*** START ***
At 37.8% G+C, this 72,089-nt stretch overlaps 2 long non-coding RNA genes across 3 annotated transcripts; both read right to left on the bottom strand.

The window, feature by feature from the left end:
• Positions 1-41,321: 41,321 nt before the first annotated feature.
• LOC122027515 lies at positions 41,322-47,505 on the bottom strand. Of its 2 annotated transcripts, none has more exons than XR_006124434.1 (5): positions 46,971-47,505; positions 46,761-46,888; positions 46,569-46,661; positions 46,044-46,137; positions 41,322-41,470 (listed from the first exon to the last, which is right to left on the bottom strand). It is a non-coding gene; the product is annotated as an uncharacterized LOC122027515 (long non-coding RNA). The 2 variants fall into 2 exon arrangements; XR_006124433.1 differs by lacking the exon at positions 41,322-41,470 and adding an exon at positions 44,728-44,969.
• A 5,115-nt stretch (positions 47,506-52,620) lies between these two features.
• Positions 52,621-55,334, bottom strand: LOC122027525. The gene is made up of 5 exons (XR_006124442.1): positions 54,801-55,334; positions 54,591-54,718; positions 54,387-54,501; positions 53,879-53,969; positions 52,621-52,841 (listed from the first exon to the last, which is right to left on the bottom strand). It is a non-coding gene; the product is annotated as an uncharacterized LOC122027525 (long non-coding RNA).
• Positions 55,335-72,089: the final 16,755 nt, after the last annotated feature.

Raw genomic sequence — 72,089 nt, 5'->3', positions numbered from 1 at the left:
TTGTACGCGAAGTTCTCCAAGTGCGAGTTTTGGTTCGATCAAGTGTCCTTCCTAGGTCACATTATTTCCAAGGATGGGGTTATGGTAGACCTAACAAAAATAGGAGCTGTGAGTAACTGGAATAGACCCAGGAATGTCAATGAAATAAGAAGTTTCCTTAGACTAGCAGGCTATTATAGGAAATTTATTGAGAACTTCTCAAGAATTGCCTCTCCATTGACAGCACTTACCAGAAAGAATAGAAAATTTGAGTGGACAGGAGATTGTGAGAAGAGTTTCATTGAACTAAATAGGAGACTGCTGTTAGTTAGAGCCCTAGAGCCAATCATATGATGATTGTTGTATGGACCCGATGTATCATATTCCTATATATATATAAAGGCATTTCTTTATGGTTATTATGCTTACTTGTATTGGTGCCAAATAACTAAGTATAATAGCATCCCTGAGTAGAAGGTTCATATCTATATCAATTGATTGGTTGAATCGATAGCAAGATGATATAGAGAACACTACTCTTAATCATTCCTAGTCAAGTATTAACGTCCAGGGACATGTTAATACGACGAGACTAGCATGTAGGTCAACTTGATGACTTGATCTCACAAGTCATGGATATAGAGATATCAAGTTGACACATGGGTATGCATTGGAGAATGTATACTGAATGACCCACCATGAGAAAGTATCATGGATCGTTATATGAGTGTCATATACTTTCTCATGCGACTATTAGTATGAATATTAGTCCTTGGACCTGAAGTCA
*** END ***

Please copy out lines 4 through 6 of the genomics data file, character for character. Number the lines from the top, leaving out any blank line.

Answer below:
• LOC122027515 lies at positions 41,322-47,505 on the bottom strand. Of its 2 annotated transcripts, none has more exons than XR_006124434.1 (5): positions 46,971-47,505; positions 46,761-46,888; positions 46,569-46,661; positions 46,044-46,137; positions 41,322-41,470 (listed from the first exon to the last, which is right to left on the bottom strand). It is a non-coding gene; the product is annotated as an uncharacterized LOC122027515 (long non-coding RNA). The 2 variants fall into 2 exon arrangements; XR_006124433.1 differs by lacking the exon at positions 41,322-41,470 and adding an exon at positions 44,728-44,969.
• A 5,115-nt stretch (positions 47,506-52,620) lies between these two features.
• Positions 52,621-55,334, bottom strand: LOC122027525. The gene is made up of 5 exons (XR_006124442.1): positions 54,801-55,334; positions 54,591-54,718; positions 54,387-54,501; positions 53,879-53,969; positions 52,621-52,841 (listed from the first exon to the last, which is right to left on the bottom strand). It is a non-coding gene; the product is annotated as an uncharacterized LOC122027525 (long non-coding RNA).